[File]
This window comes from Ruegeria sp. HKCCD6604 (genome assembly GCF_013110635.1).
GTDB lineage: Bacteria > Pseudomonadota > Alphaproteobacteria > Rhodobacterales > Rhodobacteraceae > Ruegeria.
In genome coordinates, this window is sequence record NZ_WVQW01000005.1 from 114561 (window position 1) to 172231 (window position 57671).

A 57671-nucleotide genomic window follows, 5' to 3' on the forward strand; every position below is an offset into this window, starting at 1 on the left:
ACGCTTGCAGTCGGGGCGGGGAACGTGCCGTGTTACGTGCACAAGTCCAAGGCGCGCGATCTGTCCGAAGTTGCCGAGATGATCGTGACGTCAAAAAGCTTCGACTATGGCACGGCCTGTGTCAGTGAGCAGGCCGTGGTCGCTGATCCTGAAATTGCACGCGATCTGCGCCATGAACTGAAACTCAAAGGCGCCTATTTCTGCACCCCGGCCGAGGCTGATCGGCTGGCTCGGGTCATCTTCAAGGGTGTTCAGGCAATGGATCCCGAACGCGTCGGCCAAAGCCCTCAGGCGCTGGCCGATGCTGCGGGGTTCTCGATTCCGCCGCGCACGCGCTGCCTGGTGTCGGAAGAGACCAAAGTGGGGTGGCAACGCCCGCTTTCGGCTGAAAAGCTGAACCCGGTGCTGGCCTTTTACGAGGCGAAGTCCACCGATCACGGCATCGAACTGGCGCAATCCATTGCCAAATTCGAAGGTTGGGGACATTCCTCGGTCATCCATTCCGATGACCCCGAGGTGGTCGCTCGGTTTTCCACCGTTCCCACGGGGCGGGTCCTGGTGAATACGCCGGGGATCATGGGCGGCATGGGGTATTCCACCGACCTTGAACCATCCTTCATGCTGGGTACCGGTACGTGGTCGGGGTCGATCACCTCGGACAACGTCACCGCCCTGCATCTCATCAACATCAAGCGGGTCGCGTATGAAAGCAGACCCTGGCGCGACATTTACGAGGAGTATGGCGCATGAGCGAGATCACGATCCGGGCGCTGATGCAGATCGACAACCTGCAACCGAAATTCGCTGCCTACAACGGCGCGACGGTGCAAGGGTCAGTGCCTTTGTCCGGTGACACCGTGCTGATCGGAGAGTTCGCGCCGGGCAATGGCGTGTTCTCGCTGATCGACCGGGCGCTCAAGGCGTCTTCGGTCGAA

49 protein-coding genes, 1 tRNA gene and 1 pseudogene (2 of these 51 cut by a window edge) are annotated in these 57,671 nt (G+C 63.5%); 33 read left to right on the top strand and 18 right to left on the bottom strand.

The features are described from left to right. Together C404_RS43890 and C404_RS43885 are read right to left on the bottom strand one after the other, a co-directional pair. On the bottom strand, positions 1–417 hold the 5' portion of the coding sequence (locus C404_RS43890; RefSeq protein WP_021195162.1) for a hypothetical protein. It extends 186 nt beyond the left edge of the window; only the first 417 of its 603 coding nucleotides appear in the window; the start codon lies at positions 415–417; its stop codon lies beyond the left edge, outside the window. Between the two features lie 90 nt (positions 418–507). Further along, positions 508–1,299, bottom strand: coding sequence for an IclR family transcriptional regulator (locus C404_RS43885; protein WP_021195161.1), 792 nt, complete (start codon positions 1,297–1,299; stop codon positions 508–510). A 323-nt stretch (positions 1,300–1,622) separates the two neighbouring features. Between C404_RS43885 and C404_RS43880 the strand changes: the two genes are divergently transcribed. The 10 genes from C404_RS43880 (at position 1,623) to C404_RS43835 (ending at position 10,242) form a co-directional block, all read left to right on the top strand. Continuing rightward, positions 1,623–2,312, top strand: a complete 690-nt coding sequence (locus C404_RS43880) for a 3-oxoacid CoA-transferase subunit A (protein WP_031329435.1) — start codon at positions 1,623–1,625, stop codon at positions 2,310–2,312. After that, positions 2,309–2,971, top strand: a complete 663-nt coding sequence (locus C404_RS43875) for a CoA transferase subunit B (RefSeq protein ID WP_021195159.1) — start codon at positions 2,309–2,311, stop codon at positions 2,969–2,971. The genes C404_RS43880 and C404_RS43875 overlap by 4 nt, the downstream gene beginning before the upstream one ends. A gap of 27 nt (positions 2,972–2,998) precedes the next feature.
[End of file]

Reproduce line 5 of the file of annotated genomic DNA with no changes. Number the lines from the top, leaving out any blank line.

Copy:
ACGCTTGCAGTCGGGGCGGGGAACGTGCCGTGTTACGTGCACAAGTCCAAGGCGCGCGATCTGTCCGAAGTTGCCGAGATGATCGTGACGTCAAAAAGCTTCGACTATGGCACGGCCTGTGTCAGTGAGCAGGCCGTGGTCGCTGATCCTGAAATTGCACGCGATCTGCGCCATGAACTGAAACTCAAAGGCGCCTATTTCTGCACCCCGGCCGAGGCTGATCGGCTGGCTCGGGTCATCTTCAAGGGTGTTCAGGCAATGGATCCCGAACGCGTCGGCCAAAGCCCTCAGGCGCTGGCCGATGCTGCGGGGTTCTCGATTCCGCCGCGCACGCGCTGCCTGGTGTCGGAAGAGACCAAAGTGGGGTGGCAACGCCCGCTTTCGGCTGAAAAGCTGAACCCGGTGCTGGCCTTTTACGAGGCGAAGTCCACCGATCACGGCATCGAACTGGCGCAATCCATTGCCAAATTCGAAGGTTGGGGACATTCCTCGGTCATCCATTCCGATGACCCCGAGGTGGTCGCTCGGTTTTCCACCGTTCCCACGGGGCGGGTCCTGGTGAATACGCCGGGGATCATGGGCGGCATGGGGTATTCCACCGACCTTGAACCATCCTTCATGCTGGGTACCGGTACGTGGTCGGGGTCGATCACCTCGGACAACGTCACCGCCCTGCATCTCATCAACATCAAGCGGGTCGCGTATGAAAGCAGACCCTGGCGCGACATTTACGAGGAGTATGGCGCATGAGCGAGATCACGATCCGGGCGCTGATGCAGATCGACAACCTGCAACCGAAATTCGCTGCCTACAACGGCGCGACGGTGCAAGGGTCAGTGCCTTTGTCCGGTGACACCGTGCTGATCGGAGAGTTCGCGCCGGGCAATGGCGTGTTCTCGCTGATCGACCGGGCGCTCAAGGCGTCTTCGGTCGAA